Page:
“It was wonderful. Because they were all up front, the cameras showed chairs in the back that were empty,” he said.

Immediately after this comment was made I scanned the room to see if anybody else, besides myself, felt offended.

I quickly noticed that the audience lacked much diversity at all, but I couldn’t help but wonder what the reaction would be if this was not the case.

It felt as if Trump were stuck in 1955 and was just seeing the abolishment of segregation for the first time.

Trump made mention that the U.S. is an embarrassment and that other countries hate us. Now Mr. Trump, I don’t know about you but I think we all learned in middle school that not everyone is going to like you and you just have to accept that.

However, instead of accepting that not everyone is going to like America, Trump had a solution.

“I will build up the military so strong, everybody’s going to be afraid of us,” he said. Yes, because that tactic worked out really well for Germany in 1933. I’m sure the world is totally down for another World War.

Despite his impressive tax plan proposal, most of the night felt as if I was listening to a teenager whine to his parents.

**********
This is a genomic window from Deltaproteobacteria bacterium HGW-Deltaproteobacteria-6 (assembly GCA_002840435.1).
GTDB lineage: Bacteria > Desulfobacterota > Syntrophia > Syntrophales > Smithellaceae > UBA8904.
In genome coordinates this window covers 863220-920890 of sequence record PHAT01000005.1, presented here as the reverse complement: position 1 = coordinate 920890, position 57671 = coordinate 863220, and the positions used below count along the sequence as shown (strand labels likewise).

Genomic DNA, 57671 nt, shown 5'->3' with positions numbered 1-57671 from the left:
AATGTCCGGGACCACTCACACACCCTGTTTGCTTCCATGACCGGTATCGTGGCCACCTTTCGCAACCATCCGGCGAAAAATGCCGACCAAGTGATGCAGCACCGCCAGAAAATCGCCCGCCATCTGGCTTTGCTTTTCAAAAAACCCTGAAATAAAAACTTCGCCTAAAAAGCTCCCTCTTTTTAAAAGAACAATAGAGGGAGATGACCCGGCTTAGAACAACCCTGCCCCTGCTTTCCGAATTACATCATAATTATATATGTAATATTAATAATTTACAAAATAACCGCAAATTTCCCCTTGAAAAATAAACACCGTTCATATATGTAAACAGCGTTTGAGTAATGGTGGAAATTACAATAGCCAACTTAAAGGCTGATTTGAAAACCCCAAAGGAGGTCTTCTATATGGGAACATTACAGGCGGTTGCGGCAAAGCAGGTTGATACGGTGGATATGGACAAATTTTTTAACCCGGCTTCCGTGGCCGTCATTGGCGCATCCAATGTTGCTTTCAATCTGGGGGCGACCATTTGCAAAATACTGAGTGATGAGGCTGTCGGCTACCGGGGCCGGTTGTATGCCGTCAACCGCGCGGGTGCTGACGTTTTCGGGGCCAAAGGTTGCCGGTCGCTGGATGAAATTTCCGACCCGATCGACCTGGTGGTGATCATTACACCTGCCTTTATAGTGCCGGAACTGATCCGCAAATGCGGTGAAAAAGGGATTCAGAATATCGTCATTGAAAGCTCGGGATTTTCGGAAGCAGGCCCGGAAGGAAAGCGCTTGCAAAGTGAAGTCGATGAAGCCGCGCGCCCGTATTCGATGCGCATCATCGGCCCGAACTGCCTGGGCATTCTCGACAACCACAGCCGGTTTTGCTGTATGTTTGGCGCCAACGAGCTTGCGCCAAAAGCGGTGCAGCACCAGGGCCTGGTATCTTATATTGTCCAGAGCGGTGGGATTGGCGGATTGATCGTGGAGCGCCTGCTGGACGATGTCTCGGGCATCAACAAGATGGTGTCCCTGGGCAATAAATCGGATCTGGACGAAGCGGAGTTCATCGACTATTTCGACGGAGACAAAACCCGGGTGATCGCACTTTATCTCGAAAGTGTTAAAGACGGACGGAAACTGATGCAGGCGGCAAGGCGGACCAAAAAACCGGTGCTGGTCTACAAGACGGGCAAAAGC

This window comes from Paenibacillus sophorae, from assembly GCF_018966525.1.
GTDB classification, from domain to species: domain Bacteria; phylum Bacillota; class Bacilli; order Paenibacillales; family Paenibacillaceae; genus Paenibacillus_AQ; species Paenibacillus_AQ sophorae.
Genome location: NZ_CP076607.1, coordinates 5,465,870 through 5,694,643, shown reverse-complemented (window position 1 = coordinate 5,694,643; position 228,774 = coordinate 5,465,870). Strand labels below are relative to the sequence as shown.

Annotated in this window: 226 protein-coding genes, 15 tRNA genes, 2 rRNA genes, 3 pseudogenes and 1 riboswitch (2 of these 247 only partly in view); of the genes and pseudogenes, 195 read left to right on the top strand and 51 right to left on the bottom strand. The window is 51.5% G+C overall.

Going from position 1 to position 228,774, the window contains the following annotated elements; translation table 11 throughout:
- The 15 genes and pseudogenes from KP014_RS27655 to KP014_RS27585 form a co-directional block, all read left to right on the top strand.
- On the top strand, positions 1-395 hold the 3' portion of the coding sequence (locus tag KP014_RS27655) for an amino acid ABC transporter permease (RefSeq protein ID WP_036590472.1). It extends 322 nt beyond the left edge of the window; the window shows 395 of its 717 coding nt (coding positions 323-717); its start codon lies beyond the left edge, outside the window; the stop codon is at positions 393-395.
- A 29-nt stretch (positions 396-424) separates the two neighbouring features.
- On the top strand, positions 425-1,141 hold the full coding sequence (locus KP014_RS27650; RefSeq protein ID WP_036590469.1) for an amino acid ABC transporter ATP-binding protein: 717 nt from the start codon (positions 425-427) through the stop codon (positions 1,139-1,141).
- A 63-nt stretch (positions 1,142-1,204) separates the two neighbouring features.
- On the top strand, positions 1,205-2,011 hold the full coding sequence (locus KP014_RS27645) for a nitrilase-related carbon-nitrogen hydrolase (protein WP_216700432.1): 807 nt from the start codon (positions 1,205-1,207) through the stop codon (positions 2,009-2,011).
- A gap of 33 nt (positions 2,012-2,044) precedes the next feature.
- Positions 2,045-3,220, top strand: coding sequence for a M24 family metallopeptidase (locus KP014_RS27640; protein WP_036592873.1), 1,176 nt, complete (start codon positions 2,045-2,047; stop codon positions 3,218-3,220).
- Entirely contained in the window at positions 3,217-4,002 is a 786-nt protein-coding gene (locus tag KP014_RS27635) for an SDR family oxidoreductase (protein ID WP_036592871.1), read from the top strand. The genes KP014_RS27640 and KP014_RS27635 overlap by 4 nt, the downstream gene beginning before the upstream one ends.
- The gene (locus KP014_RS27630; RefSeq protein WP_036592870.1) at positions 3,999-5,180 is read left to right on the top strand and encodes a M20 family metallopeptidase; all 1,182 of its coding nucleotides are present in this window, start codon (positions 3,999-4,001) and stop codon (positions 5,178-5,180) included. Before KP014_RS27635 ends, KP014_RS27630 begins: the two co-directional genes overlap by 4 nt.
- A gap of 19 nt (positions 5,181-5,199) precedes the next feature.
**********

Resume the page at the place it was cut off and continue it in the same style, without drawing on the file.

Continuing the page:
Trump swore twice throughout the course of the night, made comments such as “I’m, like, a smart person” and even tried to sound extra smart by making up his own words like “bigly.”

I left the event with a theory; Trump isn’t serious about running for President. I think his motive is to bring up all of the issues that other people are afraid to talk about so that opposing candidates will recognize them and something might finally be done to fix them.

Deep down, Trump probably knows he’s not presidential material; he really just wants to get the ball rolling in terms of discussing and fixing national issues.

The problem is there are people out there that are vulnerable enough to fall for his ridiculousness and who are going to vote for him.

If this man actually becomes our next president, I can guarantee you I will be buying a one-way ticket to Canada.   

Claire Hickey can be contacted at